A soft rumbling rolled slowly from low clouds as I crossed the street Monday morning. A few drops of rain spatted against the windshields of parked cars along Second Street. As I stepped off the concrete onto dark pavement, I noticed that the white sedan that is usually parked right in front of the building was missing. I was also pretty sure I knew why.
It has been nearly two weeks now since Dennis Strange left his house to make a quick run to Long John Silver’s to pick up food for the family. He never made it back home.
Dennis seemed to be the picture of health, at least to casual acquaintance. He had a robust appearance and a gregarious nature. He was friendly, outgoing, a man who loved people and loved to laugh. Even to someone like me, whose sole basis of observation was the occasional passing on the sidewalk, two things were obvious: he was friendly and he was devoted to his wife.
Tammy has worked for years as an administrative assistant in the Natural Science and Math department for Cowley College. Dennis seemed to show up nearly every day for lunch with her. Sometimes they ate over at the college deli, The Jungle. Sometimes they ate in the department lounge/workroom. Regardless of where they ate, it would be apparent to any onlooker that Dennis was exactly where he wanted to be, enjoying being with his wife and whomever else happened to be around.
A sudden and severe heart attack ended all that while Dennis was in the drive-through at Long John Silver’s that evening. He was only sixty-two, the same age that I am.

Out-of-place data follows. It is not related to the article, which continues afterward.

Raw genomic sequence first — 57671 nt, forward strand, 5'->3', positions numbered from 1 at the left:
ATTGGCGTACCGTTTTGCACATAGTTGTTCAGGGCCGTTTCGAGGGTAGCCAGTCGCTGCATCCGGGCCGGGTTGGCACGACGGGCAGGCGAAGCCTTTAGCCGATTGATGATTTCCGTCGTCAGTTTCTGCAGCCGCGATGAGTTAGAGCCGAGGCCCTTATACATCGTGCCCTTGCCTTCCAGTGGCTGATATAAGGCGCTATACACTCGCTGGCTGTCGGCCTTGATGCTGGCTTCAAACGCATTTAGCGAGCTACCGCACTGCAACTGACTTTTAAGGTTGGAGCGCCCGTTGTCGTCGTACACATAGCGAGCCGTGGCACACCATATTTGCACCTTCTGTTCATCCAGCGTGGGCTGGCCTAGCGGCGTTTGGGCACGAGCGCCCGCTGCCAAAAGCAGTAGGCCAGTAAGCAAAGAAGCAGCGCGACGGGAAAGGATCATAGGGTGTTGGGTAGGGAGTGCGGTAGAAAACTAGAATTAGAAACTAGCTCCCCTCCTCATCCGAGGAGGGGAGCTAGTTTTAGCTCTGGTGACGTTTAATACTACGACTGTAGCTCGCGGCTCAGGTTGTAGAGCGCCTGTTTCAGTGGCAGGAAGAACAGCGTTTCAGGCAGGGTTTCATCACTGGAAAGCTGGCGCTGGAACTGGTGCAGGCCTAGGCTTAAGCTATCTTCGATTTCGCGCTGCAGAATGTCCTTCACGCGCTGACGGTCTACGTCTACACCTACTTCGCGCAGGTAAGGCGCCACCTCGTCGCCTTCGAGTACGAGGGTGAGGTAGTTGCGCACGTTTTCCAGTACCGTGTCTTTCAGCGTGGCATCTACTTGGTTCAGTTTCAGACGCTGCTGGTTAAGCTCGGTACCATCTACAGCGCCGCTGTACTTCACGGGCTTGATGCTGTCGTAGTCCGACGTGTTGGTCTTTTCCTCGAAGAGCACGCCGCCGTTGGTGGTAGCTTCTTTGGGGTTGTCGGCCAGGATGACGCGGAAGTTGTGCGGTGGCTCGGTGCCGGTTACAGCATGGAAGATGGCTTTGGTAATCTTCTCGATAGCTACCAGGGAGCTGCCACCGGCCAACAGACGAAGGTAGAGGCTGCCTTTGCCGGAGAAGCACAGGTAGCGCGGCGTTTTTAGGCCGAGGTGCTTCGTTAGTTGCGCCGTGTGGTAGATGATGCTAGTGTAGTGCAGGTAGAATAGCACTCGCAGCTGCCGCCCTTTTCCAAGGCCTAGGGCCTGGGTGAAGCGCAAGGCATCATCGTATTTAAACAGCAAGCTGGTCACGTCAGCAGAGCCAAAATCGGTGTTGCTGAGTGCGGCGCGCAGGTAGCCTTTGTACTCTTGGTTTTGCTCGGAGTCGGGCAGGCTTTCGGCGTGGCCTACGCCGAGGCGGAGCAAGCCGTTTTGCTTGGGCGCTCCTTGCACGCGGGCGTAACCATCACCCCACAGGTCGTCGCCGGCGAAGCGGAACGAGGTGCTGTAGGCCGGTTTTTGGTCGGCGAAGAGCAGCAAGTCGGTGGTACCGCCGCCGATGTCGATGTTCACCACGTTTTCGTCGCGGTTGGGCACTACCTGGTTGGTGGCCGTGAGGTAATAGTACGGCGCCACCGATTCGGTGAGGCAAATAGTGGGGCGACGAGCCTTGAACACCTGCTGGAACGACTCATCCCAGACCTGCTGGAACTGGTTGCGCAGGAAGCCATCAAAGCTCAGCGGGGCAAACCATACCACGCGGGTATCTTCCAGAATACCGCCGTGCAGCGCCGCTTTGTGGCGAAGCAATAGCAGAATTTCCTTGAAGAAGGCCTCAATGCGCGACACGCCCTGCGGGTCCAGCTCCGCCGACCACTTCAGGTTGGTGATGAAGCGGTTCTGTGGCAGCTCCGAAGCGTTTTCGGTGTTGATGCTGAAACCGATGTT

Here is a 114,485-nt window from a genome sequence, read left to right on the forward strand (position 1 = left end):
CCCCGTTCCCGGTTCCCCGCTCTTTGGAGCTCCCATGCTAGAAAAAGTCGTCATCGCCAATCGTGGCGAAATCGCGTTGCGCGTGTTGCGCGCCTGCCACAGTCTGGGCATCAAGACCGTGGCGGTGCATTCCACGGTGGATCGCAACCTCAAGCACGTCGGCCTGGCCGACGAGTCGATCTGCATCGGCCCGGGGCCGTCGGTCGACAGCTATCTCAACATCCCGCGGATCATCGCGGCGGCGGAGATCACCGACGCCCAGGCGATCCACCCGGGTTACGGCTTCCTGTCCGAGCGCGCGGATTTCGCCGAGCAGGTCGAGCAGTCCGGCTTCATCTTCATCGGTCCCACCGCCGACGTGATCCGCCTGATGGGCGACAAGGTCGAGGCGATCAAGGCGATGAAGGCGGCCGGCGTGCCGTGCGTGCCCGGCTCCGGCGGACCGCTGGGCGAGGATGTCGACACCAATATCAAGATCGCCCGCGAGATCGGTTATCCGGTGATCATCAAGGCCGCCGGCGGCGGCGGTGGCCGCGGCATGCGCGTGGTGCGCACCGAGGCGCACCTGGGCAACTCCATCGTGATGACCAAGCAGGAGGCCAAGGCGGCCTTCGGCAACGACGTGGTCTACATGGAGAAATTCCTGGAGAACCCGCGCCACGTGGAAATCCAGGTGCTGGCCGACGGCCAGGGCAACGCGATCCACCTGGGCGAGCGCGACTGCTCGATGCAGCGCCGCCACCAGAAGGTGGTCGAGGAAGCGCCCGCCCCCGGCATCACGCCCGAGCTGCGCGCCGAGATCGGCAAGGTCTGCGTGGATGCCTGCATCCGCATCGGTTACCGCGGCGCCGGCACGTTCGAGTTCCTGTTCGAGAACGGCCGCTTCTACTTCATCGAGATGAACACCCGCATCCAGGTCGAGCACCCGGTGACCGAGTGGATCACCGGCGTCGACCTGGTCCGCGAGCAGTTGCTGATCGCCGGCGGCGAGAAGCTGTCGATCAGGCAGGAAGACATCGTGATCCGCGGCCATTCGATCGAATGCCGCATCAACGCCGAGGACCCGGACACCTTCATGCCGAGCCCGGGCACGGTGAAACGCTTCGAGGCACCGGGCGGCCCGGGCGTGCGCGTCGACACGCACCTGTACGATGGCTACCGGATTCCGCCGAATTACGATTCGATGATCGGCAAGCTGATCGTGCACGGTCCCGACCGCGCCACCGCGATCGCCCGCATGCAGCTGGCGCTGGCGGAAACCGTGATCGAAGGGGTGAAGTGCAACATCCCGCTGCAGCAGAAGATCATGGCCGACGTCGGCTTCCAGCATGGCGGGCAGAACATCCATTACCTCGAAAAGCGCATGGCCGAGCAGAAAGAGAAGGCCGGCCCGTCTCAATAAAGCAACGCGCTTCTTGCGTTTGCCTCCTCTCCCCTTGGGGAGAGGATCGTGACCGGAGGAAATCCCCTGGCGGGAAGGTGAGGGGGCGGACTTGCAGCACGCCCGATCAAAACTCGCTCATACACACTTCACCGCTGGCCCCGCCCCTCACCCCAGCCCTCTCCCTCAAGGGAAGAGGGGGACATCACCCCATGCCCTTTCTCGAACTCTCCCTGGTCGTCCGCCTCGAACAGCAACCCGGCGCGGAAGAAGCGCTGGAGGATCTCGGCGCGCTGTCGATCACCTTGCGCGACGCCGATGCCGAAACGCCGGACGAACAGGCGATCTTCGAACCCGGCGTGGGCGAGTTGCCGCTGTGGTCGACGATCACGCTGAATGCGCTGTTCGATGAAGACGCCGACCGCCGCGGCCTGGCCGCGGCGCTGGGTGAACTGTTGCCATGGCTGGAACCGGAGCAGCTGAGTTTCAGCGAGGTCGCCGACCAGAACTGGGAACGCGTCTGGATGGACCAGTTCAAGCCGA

As I sat in his memorial service held in Brown Theatre on our campus, I noted a few things about a man I didn’t really know. The large portrait on the easel on stage showed the expression of a man who loved life. His cherished motorcycle sat between large bouquets of flowers, a dynamic symbol of freedom and adventure and in his case, family and friendship.
One of his daughters talked about the early rides with her dad and eventually, the pleasure of owning her own motorcycle and riding alongside him. Friends spoke of their rituals of riding with Dennis. They all spoke of his love of people. “He didn’t care whether you were rich or poor, whether you were clean or dirty. He didn’t care how you looked or how you smelled. He didn’t care what color you were or where you came from. He was going to talk to you, regardless.”
One of the son-in-laws was quoted as having said “He was the most Christ-like non-Christian I ever knew.”
In the stories that were shared—and even in the ones people said shouldn’t and couldn’t be shared—all agreed that Dennis Strange was playful and mischievous, adored his daughters and grandkids, was deeply devoted to his wife, and loved Arkansas City. He was clearly a man who genuinely loved people and enjoyed his associations and encounters with them. The few hundred people sitting in the audience shared their grief, chuckled at some comments and laughed out loud at others. And as we watched the video scrapbook of Dennis’ life, all of us honored his memory in some way or another.
To have our few flaws acknowledged and our best traits celebrated, to be remembered with tears and laughter and honored with a fine, fierce loyalty is a pretty good thing, I think. It would be quite a challenge to leave a more notable legacy than family, friends and a community that knew you loved them.